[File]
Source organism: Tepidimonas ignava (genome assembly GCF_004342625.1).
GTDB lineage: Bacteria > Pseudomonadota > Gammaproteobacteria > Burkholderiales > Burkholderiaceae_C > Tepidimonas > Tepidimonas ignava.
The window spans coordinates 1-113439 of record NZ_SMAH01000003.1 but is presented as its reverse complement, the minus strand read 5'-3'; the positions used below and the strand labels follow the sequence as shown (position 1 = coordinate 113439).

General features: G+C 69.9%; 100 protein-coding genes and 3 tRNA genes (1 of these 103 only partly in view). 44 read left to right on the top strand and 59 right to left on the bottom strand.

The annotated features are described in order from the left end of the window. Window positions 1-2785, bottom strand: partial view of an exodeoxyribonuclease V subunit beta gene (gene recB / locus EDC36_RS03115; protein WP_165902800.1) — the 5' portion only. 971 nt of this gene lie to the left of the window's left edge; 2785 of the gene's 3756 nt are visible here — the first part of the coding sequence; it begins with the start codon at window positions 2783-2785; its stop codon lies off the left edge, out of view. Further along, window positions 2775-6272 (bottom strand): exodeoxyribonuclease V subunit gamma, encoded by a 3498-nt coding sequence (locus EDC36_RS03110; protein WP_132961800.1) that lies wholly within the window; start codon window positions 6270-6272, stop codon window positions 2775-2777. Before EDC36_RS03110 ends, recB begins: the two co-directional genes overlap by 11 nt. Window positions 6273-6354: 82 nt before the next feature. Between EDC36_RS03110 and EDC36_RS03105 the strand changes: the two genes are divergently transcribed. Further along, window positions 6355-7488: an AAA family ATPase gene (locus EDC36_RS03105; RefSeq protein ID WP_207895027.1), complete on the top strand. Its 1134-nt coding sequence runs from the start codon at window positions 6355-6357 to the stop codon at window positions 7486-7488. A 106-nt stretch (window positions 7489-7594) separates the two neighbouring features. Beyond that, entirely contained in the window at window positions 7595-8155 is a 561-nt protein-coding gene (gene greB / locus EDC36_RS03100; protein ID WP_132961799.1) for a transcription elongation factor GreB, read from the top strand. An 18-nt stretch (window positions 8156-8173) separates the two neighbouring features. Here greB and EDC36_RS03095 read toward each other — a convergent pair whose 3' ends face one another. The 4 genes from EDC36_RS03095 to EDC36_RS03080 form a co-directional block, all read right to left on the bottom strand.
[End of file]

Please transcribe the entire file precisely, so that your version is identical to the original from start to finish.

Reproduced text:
Source organism: Tepidimonas ignava (genome assembly GCF_004342625.1).
GTDB lineage: Bacteria > Pseudomonadota > Gammaproteobacteria > Burkholderiales > Burkholderiaceae_C > Tepidimonas > Tepidimonas ignava.
The window spans coordinates 1-113439 of record NZ_SMAH01000003.1 but is presented as its reverse complement, the minus strand read 5'-3'; the positions used below and the strand labels follow the sequence as shown (position 1 = coordinate 113439).

General features: G+C 69.9%; 100 protein-coding genes and 3 tRNA genes (1 of these 103 only partly in view). 44 read left to right on the top strand and 59 right to left on the bottom strand.

The annotated features are described in order from the left end of the window. Window positions 1-2785, bottom strand: partial view of an exodeoxyribonuclease V subunit beta gene (gene recB / locus EDC36_RS03115; protein WP_165902800.1) — the 5' portion only. 971 nt of this gene lie to the left of the window's left edge; 2785 of the gene's 3756 nt are visible here — the first part of the coding sequence; it begins with the start codon at window positions 2783-2785; its stop codon lies off the left edge, out of view. Further along, window positions 2775-6272 (bottom strand): exodeoxyribonuclease V subunit gamma, encoded by a 3498-nt coding sequence (locus EDC36_RS03110; protein WP_132961800.1) that lies wholly within the window; start codon window positions 6270-6272, stop codon window positions 2775-2777. Before EDC36_RS03110 ends, recB begins: the two co-directional genes overlap by 11 nt. Window positions 6273-6354: 82 nt before the next feature. Between EDC36_RS03110 and EDC36_RS03105 the strand changes: the two genes are divergently transcribed. Further along, window positions 6355-7488: an AAA family ATPase gene (locus EDC36_RS03105; RefSeq protein ID WP_207895027.1), complete on the top strand. Its 1134-nt coding sequence runs from the start codon at window positions 6355-6357 to the stop codon at window positions 7486-7488. A 106-nt stretch (window positions 7489-7594) separates the two neighbouring features. Beyond that, entirely contained in the window at window positions 7595-8155 is a 561-nt protein-coding gene (gene greB / locus EDC36_RS03100; protein ID WP_132961799.1) for a transcription elongation factor GreB, read from the top strand. An 18-nt stretch (window positions 8156-8173) separates the two neighbouring features. Here greB and EDC36_RS03095 read toward each other — a convergent pair whose 3' ends face one another. The 4 genes from EDC36_RS03095 to EDC36_RS03080 form a co-directional block, all read right to left on the bottom strand.